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Going for a Road Trip? 5 Natural Wonders of Iowa
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Going for a Road Trip? 5 Natural Wonders of Iowa

Golden cornfields and flatlands swelling with soybean crops are beautiful on their own, but an abundance of natural wonders and diversity make Iowa a prime road tripping destination. Even if you use one of the useful online route planners, some of the natural landmarks are worth seeing even if it means getting a bit off the track.

The Upper Midwest is home to some of the most stunning areas of continental US, yet is often overlooked by road-trippers. A result – your Iowa road trip might turn one of the most peaceful tours you've ever done. However, due to its position on the tip of the notorious Tornado Alley, spring in Iowa is known to usher severe weather. The period between April and September is the most critical, as two-thirds of all the rain falls in these months, with 50 days of thunderstorm activity on average.

This all means your car needs to be in top shape, in case you run into a sudden shower or hailstorm. Apart from stocking extra food, water, and blankets, make sure the wiper blades are working properly, and check the tire tread before you head out. Adverse weather with hail might not only prevent you from completing your trip on time but also damage your car's windshield, in which case you should note down a few local spots for car hail damage repair, where you can have the damaged windshield fixed and be on your way with minimum delay. One way or another, make sure to check the Storm Prediction Center when planning your trip.

1. Dunning Springs Park

Located within the city limits of Decorah in northeast Iowa, this park is best known for its 200-foot waterfall. Dunning Springs is a total must-see for families touring through the area, as the waterfalls are easily accessible, with the trail leading only five minutes uphill from the road. Apart from great opportunities for hiking, picnicking, and sightseeing, visitors can explore the Decorah Ice Cave, which has ice on its walls even in the peak of summer due to the glacier deep below.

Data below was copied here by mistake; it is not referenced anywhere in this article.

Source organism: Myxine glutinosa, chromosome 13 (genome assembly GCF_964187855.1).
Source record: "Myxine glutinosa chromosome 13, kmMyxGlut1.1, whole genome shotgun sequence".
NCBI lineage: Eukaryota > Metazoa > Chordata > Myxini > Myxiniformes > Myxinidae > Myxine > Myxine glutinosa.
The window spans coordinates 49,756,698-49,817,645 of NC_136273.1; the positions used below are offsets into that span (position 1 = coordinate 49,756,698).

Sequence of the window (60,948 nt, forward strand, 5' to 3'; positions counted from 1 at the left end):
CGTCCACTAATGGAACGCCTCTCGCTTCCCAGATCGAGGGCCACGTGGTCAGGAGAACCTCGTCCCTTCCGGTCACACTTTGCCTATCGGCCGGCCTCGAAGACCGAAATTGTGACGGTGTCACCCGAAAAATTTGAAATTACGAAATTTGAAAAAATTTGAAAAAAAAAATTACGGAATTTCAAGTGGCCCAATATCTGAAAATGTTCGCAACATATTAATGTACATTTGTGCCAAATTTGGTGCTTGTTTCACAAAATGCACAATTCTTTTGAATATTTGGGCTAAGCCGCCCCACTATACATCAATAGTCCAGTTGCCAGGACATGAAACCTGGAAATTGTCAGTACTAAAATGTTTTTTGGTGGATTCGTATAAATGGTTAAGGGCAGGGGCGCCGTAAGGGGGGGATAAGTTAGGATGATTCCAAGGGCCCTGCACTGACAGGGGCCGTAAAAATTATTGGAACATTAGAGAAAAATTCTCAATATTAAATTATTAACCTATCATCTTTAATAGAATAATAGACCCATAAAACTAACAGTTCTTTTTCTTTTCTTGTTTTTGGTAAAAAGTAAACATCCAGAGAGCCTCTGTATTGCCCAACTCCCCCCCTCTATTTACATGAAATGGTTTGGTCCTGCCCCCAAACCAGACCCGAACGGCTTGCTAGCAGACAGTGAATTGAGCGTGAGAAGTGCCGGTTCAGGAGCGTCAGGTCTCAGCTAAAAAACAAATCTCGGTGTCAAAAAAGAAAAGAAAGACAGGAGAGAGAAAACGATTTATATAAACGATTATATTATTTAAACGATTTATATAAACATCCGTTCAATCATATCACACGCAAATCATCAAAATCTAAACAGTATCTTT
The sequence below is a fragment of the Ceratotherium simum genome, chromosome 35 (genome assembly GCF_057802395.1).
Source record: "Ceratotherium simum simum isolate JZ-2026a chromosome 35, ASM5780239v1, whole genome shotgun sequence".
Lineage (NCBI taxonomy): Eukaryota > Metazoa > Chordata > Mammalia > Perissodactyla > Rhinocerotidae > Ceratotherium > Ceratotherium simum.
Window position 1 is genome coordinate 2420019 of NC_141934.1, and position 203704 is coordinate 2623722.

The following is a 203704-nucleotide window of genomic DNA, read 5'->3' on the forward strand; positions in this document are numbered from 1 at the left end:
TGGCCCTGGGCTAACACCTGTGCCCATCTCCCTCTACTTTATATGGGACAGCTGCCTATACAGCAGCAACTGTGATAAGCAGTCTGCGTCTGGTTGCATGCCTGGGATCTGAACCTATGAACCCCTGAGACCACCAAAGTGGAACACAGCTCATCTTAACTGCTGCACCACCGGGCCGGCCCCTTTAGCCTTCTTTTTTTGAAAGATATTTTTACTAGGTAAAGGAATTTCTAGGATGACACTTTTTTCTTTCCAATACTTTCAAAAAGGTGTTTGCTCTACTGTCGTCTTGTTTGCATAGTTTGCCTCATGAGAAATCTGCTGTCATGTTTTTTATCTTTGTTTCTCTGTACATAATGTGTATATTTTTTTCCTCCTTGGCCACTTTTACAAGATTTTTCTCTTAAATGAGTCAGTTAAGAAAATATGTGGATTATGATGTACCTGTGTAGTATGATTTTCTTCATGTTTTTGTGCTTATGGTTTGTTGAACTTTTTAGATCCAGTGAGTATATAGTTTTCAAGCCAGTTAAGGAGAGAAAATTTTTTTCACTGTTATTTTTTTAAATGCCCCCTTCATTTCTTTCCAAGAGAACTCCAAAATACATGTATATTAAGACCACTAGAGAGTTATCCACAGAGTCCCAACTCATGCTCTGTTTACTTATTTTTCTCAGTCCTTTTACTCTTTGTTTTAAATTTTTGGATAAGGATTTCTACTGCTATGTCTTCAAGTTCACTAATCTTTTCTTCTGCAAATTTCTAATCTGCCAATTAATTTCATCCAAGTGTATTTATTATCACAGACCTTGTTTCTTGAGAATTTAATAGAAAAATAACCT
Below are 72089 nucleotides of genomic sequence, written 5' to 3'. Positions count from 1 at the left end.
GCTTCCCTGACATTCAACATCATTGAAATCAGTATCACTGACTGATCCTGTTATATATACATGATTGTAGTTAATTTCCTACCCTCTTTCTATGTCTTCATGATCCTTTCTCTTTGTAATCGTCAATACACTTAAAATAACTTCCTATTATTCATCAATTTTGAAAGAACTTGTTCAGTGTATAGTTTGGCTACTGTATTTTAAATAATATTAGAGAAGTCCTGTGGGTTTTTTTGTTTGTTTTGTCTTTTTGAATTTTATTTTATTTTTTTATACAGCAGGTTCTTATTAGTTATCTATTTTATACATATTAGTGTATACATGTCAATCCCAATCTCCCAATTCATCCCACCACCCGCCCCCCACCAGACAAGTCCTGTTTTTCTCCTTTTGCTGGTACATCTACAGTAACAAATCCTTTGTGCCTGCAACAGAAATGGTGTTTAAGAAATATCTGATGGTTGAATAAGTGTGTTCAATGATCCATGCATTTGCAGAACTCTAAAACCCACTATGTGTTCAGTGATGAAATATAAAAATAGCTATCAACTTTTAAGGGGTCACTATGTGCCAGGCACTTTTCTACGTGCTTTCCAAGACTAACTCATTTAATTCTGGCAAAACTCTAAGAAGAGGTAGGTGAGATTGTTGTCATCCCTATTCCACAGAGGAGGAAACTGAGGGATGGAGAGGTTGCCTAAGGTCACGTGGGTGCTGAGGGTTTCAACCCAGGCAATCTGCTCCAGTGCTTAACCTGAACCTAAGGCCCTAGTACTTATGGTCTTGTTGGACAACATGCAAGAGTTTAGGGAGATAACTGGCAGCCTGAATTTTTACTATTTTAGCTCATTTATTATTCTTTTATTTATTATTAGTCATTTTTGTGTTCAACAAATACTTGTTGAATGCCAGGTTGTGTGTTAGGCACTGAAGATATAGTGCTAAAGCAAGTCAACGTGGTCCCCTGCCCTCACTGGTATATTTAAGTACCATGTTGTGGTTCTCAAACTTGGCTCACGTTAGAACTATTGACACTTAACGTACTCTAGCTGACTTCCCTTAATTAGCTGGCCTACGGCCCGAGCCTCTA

2. Backbone State Park

Established in 1920, Backbone State Park near Dundee in the northeast includes a diverse landscape like the Maquoketa River, Backbone Lake, hilly trails, and many rocky outcrops. Families can enjoy mountain biking, rock climbing, camping, fly fishing, and canoeing, while air-conditioned cabins are waiting for those who decide to spend the night there. In case you've missed an opportunity for a perfect family selfie, there's 15-foot strawberry statue just three miles from the Park.

3. Loess Hills Scenic Byway

Created between 10,000 and 20,000 years ago by retreating glaciers, The Loess Hills are stretching over 1,080 square miles of the eastern edge of the Missouri River flood plain. Offering breath-taking views on the steep prairie and forest-topped bluffs, the whole area seems like the introduction to the Rockies. Locations to see here are the Hitchcock Nature Center, Preparation Canyon, Waubonsie State Park, and Mt. Crescent with Iowa's longest zip line.  

4. Maquoketa Caves State Park

Definitely the most unique state park in this part of the country, Maquoketa Caves State Park features more caves than any other locality in Iowa, with limestone formations, rugged bluffs, and a trail system connecting many of the caves. It’s a perfect stop for families with kids who love exploring and adventure. Many of the caves are self-guided and easy to navigate, so prepare your flashlights and prepare to get muddy.

5. Kuehn Conservation Area

Sprawling across 800 acres of Dallas County along the Racoon River, Kuehn Conservation Area has something for just about everybody – short trails for young hikers, expanses of native and restored prairie, forests, interesting geological formations, and archaeological sites with artifacts from Native American history. The stretch by the river is a prime spot for birdwatching, with an abundance of hawks and eagles, while in the summer, the prairie is swarming with hummingbird and monarch butterflies.

Although 93% of Iowa is devoted to farmlands, there’s more to The Hawkeye State than meets the eye. All the localities listed here have something in common – their topography is unbelievably different from the flat central region of the state.

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